Block, Lawrence. Hit and Run.

NY: HarperCollins, 2008.

John Paul Keller has been a very professional and very independent hit man for a couple of decades now. He’s quiet, understated, self-analytical, and methodical, and he gets the job done. Sometimes he flies into a city, kills his target, and flies back to New York within a few hours.

Other times, he has to spend a few days, maybe as much as a week, solving the problem of how to get access to the target, but he nearly always manages. His “arranger” is a motherly sort of woman in White Plains named Dot, and she’s the only person he can really talk openly to. But since 9/11, security has tightened up all over the country, plus Keller himself isn’t getting any younger. And the work he does has begun to be more of a strain, psychologically. But Dot tells him (rather to his surprise) that, thanks to her talented management, he now has a couple million dollars tucked away in the Caymans. So just one more job, he decides, and that’s it. Then he’ll pack it in and devote himself to his stamp collection full-time.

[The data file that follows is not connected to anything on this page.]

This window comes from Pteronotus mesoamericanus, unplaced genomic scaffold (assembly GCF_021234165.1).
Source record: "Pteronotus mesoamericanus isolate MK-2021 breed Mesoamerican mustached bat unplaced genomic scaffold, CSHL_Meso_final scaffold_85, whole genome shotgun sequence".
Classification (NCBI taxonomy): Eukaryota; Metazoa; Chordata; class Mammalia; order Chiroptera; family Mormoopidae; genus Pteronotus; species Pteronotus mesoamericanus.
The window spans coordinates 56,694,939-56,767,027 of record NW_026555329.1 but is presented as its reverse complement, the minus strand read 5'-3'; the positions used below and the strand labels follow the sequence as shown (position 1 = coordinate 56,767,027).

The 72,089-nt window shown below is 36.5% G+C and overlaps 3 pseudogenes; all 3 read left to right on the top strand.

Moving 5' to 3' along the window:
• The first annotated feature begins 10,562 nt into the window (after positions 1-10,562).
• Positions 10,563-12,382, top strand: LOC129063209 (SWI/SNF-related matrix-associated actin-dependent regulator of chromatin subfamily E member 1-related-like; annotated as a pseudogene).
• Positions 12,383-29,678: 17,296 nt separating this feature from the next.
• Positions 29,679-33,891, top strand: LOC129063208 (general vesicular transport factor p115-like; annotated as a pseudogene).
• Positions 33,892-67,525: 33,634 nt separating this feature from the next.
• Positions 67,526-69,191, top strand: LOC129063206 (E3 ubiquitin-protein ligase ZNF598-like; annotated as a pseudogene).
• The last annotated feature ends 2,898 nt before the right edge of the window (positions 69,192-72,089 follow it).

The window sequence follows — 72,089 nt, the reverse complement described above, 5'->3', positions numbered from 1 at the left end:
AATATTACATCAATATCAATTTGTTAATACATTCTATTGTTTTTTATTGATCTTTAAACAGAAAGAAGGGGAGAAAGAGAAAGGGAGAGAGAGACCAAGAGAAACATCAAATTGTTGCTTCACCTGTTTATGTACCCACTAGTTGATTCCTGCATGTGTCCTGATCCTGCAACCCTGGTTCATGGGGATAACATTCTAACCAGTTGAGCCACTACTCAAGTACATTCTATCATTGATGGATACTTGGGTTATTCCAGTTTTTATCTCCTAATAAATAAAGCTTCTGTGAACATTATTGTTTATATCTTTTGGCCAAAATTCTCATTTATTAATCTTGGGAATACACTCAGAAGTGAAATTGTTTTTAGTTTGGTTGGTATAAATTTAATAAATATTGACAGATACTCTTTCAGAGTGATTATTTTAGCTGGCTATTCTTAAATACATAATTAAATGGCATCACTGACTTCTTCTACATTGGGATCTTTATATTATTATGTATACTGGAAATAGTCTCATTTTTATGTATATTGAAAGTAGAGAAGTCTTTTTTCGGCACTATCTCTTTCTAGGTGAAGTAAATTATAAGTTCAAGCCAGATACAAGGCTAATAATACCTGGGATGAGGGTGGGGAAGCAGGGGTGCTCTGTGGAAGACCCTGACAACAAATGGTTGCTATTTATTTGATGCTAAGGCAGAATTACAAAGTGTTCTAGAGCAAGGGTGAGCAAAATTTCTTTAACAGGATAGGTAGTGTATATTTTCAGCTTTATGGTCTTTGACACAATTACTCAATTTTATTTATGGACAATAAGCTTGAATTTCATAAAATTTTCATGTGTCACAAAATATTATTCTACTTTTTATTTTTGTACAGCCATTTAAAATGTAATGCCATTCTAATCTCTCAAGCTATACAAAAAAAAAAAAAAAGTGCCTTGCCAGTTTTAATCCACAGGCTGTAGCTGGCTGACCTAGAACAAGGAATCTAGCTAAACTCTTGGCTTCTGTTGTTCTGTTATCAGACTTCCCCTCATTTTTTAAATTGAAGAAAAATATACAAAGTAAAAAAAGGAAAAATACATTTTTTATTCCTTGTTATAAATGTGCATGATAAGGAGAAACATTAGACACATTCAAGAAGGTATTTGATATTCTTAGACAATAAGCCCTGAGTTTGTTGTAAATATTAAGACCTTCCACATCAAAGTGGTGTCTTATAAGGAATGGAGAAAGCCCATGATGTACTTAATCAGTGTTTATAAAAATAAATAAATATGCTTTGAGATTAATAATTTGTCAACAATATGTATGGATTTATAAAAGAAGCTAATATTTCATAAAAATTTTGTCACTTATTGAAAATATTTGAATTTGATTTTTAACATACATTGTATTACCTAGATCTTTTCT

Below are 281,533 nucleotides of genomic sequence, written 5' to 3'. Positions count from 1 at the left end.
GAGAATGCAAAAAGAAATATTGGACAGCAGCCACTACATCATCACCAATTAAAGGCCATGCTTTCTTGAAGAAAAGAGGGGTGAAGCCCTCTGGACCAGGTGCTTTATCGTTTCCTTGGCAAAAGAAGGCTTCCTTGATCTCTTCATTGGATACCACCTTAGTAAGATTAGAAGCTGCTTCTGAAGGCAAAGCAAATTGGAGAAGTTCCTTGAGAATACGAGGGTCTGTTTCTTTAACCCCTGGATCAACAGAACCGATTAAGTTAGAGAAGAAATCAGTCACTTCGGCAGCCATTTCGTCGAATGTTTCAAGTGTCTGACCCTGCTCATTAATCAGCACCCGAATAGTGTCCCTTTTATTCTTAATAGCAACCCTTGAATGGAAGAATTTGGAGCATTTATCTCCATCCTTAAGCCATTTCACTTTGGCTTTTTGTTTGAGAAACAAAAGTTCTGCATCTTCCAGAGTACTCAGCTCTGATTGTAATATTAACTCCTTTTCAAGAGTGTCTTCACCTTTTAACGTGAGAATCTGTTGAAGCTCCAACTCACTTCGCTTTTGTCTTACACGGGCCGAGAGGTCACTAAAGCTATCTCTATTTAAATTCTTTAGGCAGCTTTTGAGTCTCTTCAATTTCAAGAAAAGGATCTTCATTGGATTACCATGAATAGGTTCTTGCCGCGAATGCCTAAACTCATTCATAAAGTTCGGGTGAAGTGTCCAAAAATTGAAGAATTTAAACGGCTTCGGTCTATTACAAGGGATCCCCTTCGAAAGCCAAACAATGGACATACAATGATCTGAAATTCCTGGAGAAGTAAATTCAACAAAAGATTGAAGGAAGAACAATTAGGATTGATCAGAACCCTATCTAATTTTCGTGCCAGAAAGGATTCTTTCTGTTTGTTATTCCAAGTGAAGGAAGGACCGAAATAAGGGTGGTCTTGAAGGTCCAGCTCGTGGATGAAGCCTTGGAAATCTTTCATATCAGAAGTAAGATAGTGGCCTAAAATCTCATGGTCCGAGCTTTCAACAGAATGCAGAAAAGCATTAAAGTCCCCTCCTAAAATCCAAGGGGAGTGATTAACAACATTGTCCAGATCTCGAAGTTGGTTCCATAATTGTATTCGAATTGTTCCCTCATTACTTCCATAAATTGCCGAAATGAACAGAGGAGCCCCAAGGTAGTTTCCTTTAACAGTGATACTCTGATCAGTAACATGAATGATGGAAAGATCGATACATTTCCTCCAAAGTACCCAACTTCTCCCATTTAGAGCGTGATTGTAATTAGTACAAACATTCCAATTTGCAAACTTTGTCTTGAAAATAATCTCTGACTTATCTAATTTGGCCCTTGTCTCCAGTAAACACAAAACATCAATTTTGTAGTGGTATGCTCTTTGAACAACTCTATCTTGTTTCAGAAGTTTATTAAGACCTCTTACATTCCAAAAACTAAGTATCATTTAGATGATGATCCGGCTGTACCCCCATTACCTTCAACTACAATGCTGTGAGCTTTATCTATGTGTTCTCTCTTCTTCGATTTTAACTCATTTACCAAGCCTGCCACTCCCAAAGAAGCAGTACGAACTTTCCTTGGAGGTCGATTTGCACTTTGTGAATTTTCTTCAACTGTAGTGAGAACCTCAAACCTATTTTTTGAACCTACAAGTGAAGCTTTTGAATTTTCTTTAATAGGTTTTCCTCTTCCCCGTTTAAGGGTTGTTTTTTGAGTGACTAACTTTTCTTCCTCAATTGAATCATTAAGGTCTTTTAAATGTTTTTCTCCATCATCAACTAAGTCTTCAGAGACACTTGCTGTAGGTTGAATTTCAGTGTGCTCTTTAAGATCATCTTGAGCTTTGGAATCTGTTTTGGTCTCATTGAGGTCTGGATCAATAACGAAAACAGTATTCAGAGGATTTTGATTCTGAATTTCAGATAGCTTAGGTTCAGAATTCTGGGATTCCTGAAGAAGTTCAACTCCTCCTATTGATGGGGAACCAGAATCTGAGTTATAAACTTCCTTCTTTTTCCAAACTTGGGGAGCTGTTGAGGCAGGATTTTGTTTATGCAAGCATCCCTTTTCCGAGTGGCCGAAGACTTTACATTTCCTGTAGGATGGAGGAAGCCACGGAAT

So Keller finds himself in Des Moines, waiting for a go-ahead to take out a man, and while he waits, he visits a stamp dealer. And while he’s in the shop, a news bulletin on TV announces the assassination of the governor of Ohio on a visit to Des Moines, and Keller instantly knows it’s all too much of a coincidence. Within hours, his photo is all over the media and Keller is on the run. Not only that, he finally comes to realize that his old life is also gone. No more comfortable New York apartment, no more stamp collection. No more Dot, either — she’s apparently dead in her burned-out house.

But that’s only the first third of the story and we follow Keller as he drives semi-aimlessly around the country, waiting for the heat to die down and trying to work out what to do next. And so he ends up in New Orleans. And everything in his life abruptly changes. For the better? That depends.

It’s evident that Block — who also isn’t getting any younger — is gradually retiring all his main characters. (His Matthew Scudder series has begun reaching back into the protagonist’s earlier career.) And it’s kind of too bad, because this is probably the best of any of the four books featuring Just Plain Keller.

Published in: on 29 November 2012 at 7:10 pm  Leave a Comment  
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